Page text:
People sometimes call internal lines virtual particles.

If you encounter the term virtual particle anywhere else than in Feynman diagrams, be very suspicious. You have to check if the author has defined it in a precise way. If the author just waves his hands when writing the word virtual, then it is poor science.

EDIT:
Misconceptions about virtual particles. That virtual particles transmit the fundamental forces proves the ”existence” of virtual particles in the eyes of their afficionados. But since they lack states (multiparticle states are always composed of on-shell particles only), they lack reality in any meaningful sense. States involving virtual particles cannot be created for lack of corresponding creation operators in the theory. Thus they cannot cause anything or interact with anything. In short, virtual particles are ”virtual” particles only, as their name says.
https://www.physicsforums.com/insights/physics-virtual-particles/

Now that you mentioned it, I agree with Arnold Neumaier's article. A virtual particle only has a meaning in a Feynman diagram.

Popular science books may mention that "virtual particle-antiparticle pairs pop out of the vacuum." Are they talking about Feynman diagrams? No. I have never understood what popular science writers mean with those words. Maybe it is nonsense.
 
Last edited:
  • Like
Likes vanhees71
  • #6
asimov42 said:
Following up on @A. Neumaier's excellent series of articles on virtual particles, I'm confused about one thing (well of several). If you pop over to the discussion of virtual particles on Matt Strassler's page, he mentions that, for example, an excitation in the photon (em) field will also induce a disturbance in the electron field, etc. This is all well and good (although he seems to illustrate things with single Feynman diagrams - not so good as he never mentions that you have an infinite number of such diagrams), but...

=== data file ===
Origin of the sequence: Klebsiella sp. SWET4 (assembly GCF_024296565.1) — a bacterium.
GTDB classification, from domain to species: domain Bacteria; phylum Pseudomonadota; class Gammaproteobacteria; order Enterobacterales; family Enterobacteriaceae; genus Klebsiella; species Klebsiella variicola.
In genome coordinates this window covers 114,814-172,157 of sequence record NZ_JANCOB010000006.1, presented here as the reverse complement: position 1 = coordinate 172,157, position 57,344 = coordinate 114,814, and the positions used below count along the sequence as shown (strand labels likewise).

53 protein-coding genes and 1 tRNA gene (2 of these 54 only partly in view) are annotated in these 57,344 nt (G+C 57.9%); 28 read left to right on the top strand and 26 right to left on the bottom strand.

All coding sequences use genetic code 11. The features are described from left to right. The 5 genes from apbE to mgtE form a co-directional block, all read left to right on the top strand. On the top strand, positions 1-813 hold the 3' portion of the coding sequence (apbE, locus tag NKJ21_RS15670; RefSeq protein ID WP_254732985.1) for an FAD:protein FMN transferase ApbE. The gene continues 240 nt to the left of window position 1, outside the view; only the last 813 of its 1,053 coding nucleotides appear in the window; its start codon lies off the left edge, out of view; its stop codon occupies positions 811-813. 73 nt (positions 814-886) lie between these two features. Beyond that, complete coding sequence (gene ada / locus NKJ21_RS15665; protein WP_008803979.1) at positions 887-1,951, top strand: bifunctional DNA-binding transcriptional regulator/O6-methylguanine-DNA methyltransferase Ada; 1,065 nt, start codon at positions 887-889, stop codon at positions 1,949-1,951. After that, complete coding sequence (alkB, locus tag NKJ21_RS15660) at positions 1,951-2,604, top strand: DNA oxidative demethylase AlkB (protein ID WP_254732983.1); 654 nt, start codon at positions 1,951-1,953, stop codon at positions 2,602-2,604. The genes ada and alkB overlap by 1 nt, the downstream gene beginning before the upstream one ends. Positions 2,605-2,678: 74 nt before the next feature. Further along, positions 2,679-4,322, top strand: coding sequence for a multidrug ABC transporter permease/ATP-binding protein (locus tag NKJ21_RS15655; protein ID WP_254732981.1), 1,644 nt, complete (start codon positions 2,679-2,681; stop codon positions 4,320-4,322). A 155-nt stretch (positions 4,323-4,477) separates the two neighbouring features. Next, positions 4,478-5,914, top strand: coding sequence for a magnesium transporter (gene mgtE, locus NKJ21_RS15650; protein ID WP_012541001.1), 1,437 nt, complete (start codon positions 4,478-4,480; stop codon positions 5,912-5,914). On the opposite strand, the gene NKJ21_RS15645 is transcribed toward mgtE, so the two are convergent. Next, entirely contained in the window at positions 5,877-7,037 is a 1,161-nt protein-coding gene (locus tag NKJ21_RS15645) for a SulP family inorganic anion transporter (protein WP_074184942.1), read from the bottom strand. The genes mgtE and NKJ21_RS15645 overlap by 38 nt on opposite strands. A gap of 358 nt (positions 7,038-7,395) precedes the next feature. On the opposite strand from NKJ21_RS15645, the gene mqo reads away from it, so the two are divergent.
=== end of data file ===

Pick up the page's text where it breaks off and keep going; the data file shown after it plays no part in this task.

Diagrams with a single vertex only represent not only standard Feynman diagrams for Feynman integrals but also the possible interactions in the Lagrangian description of a field theory. In quantum electrodynamics (QED), this is a single diagram with a single photon leg and two electron legs, all three meeting at the vertex.
asimov42 said:
Since all fields are quantized, isn't the minimum possible disturbance you can induce in the electron field equivalent to an electron? Or once you have a fully interacting picture, does this change (realized that the notion of a 'particle' may not be well defined)?
There is just one electron field, unevenly filling the universe, and its state contains contributions from an arbitrarily large number of electrons. Similarly, there is just one electromagnetic field, unevenly filling the universe, and its state contains contributions from an arbitrarily large number of photons. These fields change all the time by much more than the minimal allowed disturbance.

For conceptual analysis, one can pretend that these fields are very feeble and contain no electron and photon. Then you have the (of course fictitious) vacuum state. The elementary excitations of this state are the 1-electron states and the 1-photon states.

If you consider a tiny, microscopic piece of the universe, such as a hydrogen atom with its single electron in an excited state, it will (due to interactions with the remainder of the universe) spontaneously emit a single (real, not virtual) photon. This photon ''is'' a change in the state of the electromagnetic field, first close to the position of the atom considered and then radially extending from there at the speed of light. Conversely, a photon may be absorbed by an electron, which slightly changes both fields. This is probably meant when referring to minimal disturbances (which is not a technically well-defined expression).
 
  • #7
Thanks @A. Neumaier! I think my confusion is with some of the other language on Matt Strassler's page - for example, when referring to a single Feynman diagram, he says:

"Another example involves the photon itself. It is not merely a ripple in the electromagnetic field, but spends some of its time as an electron field disturbance, such that the combination remains a massless particle. The language here is to say that a photon can turn into a virtual electron and a virtual positron, and back again; but again, what this really means is that the electron field is disturbed by the photon..."